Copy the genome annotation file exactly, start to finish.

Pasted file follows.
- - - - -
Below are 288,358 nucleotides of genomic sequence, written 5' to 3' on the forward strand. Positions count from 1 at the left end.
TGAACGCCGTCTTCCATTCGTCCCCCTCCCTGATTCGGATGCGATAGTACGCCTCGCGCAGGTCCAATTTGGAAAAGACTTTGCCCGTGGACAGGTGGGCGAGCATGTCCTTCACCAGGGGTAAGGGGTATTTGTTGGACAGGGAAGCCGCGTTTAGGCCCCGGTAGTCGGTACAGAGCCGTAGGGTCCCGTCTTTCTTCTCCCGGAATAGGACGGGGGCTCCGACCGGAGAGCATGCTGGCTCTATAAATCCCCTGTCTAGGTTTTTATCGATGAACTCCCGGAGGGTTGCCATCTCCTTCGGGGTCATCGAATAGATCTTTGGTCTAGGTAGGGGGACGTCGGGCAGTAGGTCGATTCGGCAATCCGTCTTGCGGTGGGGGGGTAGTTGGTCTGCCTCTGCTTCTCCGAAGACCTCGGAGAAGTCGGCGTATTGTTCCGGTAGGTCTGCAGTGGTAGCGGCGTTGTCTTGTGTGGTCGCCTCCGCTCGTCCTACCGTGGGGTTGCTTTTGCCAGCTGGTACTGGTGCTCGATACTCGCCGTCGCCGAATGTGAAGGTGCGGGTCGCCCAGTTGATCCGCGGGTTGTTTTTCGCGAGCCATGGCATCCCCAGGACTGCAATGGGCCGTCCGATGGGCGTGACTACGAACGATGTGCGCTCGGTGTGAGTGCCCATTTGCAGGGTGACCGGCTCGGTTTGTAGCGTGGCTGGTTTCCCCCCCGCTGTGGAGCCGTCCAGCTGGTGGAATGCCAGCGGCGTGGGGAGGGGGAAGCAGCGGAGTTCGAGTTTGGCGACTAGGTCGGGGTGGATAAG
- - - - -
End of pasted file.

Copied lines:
Below are 288,358 nucleotides of genomic sequence, written 5' to 3' on the forward strand. Positions count from 1 at the left end.
TGAACGCCGTCTTCCATTCGTCCCCCTCCCTGATTCGGATGCGATAGTACGCCTCGCGCAGGTCCAATTTGGAAAAGACTTTGCCCGTGGACAGGTGGGCGAGCATGTCCTTCACCAGGGGTAAGGGGTATTTGTTGGACAGGGAAGCCGCGTTTAGGCCCCGGTAGTCGGTACAGAGCCGTAGGGTCCCGTCTTTCTTCTCCCGGAATAGGACGGGGGCTCCGACCGGAGAGCATGCTGGCTCTATAAATCCCCTGTCTAGGTTTTTATCGATGAACTCCCGGAGGGTTGCCATCTCCTTCGGGGTCATCGAATAGATCTTTGGTCTAGGTAGGGGGACGTCGGGCAGTAGGTCGATTCGGCAATCCGTCTTGCGGTGGGGGGGTAGTTGGTCTGCCTCTGCTTCTCCGAAGACCTCGGAGAAGTCGGCGTATTGTTCCGGTAGGTCTGCAGTGGTAGCGGCGTTGTCTTGTGTGGTCGCCTCCGCTCGTCCTACCGTGGGGTTGCTTTTGCCAGCTGGTACTGGTGCTCGATACTCGCCGTCGCCGAATGTGAAGGTGCGGGTCGCCCAGTTGATCCGCGGGTTGTTTTTCGCGAGCCATGGCATCCCCAGGACTGCAATGGGCCGTCCGATGGGCGTGACTACGAACGATGTGCGCTCGGTGTGAGTGCCCATTTGCAGGGTGACCGGCTCGGTTTGTAGCGTGGCTGGTTTCCCCCCCGCTGTGGAGCCGTCCAGCTGGTGGAATGCCAGCGGCGTGGGGAGGGGGAAGCAGCGGAGTTCGAGTTTGGCGACTAGGTCGGGGTGGATAAG